Who hasn’t seen a dog licking himself at one time or another? Unlike cats, who lick to groom their fur and keep clean, dogs usually lick in response to something happening on or in their skin. Limiting licking and preventing the problems that accompany it depend on understanding what triggers the behavior.
Skin: The Largest Organ
Skin, the body’s largest organ, can be very sensitive to changes happening within the body or to things touching the outside of the body. Skin reactions could be caused by something in the dog’s environment, such as an insect bite or mold or mildew from the lawn.
Sometimes the irritant comes from the inside: Dogs can experience food allergies, just as humans can. A strong connection exists between emotional state and skin inflammation. Arousal, anxiety, and other emotions can create a change in body chemicals that may be reflected in changes in the skin.
Why Dogs Lick
When a dog has an itch, he licks in an effort to make the itch stop or to calm the skin. If he finds relief because of licking, he may form a habit of doing so over time. It becomes a way for your dog to soothe himself.
Many dogs were bred for active jobs, working for or with humans in some way. For example, retrievers, herding dogs, and terriers were bred to have the stamina to work a lot during the day. Most of our dogs, whether purebred or mixed breed, are no longer required to be very active. In fact, most dogs do not get enough stimulation and spend their days sleeping or waiting for their owners to return from long workdays. Licking a paw or leg might relieve your dog’s boredom.
Without intervention, some dogs can lick so much that they develop “hot spots” or lick granulomas. These are spots on the skin that become highly irritated, infected, or hardened as a result of continued licking. Rather than letting things get to that point, it is best to address excessive licking right away.
How to Manage Licking
What should you do if your dog develops a fixation on licking his paws or tummy? As with any change in behavior, a checkup at the veterinarian is a good idea. Changes in food, weather, seasons, medications, shampoos, or infrequent (or too frequent) bathing could all result in excessive licking. Pain in the joints can also cause a dog to lick the affected area.
Any time you notice extra licking, make a list of possible contributing factors.
If your veterinarian is able to rule out any clear medical issue, honestly consider this question: Does your dog have plentiful opportunities for pleasurable activities?
Activities for Mental Health
For good mental health, dogs need to participate in several different activities. As a Dog Behavior Consultant, I make sure that my clients understand the four areas of essential exercise that are required for all dogs, which can help prevent excessive licking and boredom.
#1: Physical Activity
All dogs, even seniors, need regular physical activity. Walks, games like tug or fetch, and specific exercises like running or swimming release endorphins, which makes dogs feel good.
I consider chewing to be a separate type of exercise for our canine companions. Dogs have amazing teeth, and many breeds have very well-developed jaws. Giving them an appropriate outlet for chewing is a good stress reliever—it’s a boredom buster, too! Dogs without enough “legal” opportunities to chew sometimes damage household possessions when they feel the urge to exercise their jaws. Edible bones and long-lasting chew toys or chew treats can meet this need—and save your furniture.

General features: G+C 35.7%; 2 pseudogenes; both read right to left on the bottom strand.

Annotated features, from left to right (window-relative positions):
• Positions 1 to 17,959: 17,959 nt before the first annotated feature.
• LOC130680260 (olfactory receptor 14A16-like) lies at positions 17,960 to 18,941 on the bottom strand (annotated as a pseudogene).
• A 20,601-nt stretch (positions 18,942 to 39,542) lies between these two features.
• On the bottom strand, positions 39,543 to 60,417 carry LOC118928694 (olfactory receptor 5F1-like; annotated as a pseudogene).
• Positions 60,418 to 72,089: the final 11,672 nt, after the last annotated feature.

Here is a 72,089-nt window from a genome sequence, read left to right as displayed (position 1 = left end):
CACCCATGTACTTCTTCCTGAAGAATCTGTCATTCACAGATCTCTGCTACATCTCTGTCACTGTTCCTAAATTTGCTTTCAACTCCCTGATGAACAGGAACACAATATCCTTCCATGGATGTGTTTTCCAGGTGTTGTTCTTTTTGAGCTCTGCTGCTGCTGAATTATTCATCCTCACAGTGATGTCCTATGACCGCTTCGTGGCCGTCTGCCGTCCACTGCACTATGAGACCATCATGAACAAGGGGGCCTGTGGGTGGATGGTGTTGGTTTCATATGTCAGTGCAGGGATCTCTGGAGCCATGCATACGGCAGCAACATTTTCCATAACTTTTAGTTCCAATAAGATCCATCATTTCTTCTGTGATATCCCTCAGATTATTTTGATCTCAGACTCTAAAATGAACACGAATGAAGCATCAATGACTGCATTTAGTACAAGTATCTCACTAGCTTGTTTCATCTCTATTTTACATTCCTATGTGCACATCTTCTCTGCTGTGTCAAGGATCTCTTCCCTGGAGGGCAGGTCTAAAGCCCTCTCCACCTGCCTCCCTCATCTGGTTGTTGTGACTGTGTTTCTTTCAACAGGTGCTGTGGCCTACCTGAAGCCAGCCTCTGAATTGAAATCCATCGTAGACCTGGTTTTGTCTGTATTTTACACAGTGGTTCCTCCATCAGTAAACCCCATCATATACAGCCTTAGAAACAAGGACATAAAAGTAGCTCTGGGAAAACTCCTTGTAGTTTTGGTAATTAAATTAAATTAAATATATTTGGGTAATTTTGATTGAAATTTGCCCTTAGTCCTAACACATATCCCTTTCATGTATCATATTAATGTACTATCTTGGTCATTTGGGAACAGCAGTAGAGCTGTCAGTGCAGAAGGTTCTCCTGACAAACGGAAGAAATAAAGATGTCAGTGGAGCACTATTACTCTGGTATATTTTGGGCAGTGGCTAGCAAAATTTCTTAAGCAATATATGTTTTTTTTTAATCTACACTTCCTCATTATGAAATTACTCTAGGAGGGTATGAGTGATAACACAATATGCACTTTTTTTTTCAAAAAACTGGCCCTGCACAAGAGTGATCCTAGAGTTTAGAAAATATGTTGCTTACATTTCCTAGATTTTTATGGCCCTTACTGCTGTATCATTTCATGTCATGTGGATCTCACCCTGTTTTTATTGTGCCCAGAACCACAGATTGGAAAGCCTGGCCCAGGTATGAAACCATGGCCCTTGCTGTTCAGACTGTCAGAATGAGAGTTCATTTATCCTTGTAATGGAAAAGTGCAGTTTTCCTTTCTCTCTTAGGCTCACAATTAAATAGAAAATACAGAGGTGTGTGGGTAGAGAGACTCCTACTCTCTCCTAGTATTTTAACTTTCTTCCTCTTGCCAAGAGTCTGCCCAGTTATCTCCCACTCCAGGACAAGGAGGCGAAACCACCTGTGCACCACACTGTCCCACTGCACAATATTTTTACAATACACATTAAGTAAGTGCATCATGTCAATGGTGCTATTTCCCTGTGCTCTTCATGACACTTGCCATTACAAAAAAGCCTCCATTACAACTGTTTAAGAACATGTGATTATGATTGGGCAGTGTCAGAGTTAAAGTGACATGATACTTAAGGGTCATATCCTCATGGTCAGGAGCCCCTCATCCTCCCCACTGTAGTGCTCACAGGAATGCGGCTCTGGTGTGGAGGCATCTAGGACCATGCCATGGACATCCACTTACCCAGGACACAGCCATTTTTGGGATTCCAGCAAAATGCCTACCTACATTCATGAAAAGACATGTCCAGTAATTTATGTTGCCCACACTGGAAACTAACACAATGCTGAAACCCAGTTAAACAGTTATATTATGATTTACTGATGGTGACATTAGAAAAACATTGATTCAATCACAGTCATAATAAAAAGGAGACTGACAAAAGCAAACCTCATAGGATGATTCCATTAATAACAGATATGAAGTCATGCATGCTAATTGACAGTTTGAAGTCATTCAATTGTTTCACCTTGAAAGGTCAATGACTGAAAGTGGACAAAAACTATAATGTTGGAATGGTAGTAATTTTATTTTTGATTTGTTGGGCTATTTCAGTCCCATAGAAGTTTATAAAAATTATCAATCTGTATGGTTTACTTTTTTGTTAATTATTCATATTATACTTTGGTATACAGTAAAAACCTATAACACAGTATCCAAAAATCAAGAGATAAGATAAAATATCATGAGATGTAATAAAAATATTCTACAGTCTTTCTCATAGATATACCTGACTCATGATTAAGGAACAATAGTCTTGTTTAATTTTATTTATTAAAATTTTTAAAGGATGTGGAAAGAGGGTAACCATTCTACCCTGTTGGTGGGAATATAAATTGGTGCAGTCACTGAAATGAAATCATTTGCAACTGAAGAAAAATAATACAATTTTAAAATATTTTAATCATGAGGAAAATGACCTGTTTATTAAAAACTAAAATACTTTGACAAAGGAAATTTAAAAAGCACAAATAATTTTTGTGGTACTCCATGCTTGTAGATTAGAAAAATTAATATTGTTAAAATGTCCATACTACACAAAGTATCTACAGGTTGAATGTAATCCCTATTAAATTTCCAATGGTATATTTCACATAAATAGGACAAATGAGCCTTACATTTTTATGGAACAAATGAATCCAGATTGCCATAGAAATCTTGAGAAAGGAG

#3: Mental Stimulation
Dogs must have mental stimulation as well. Because they can’t do crossword puzzles, we should take note of what kinds of problem-solving they enjoy. Giving your dog his entire meal in a bowl might take him just 30 seconds to finish. Instead, make mealtime a brain-stimulating game. Food-dispensing puzzle toys can hold at least a portion of the meal, resulting in slower ingestion and better digestion. You can also separate a meal into several empty boxes around a room for your dog to hunt and find. Encouraging him to hunt or work for his food provides the brain challenge that helps relieve boredom, which makes for a happier dog.
#4: Use the Nose!
Lastly, let’s consider a dog’s nose. A large portion of a dog’s brain is configured to process input from his olfactory system (his sense of smell). Smelling is as primary to a dog as sight is to most humans. So if we are not allowing our dogs to put that amazing apparatus to work, we are missing a wonderful opportunity to entertain, enrich, and exhaust them!
Rather than asking your dog to move at your pace on every walk or run, passing by all the wonderful smells in the world, allow him some “sniff time.” Walking past an area where lots of smells are generated? Take a moment to let your pup exercise that incredible nose. Many of us would not be happy without the chance to check our e-mails, watch our favorite shows, or read the daily paper. Expecting your dog to ignore the “news” around your neighborhood isn’t reasonable. Besides, allowing him opportunities to sniff the world on a regular basis may reduce stress and make him an even better companion.
Janet Velenovsky, CPDT-KA, CDBC, ACCBC, KPA CTP, is a Certified Professional Dog Trainer, Certified Dog Behavior Consultant, Associate Certified Cat Behavior Consultant, and a Certified Training Partner from the Karen Pryor Academy. She led the Training & Behavior Education Department for Premier Pet Products and is the Chair of the Working Animals division of the International Association of Animal Behavior Consultants. Janet and Kaizen, her first Golden Retriever, visited Katrina-ravaged Louisiana in December 2005 as members of Hope Animal-Assisted Crisis Response (www.hopeaacr.org). She now makes therapy visits with Teddy, Piper, Oscar, and Keiko, all registered with Therapy Dogs, Inc.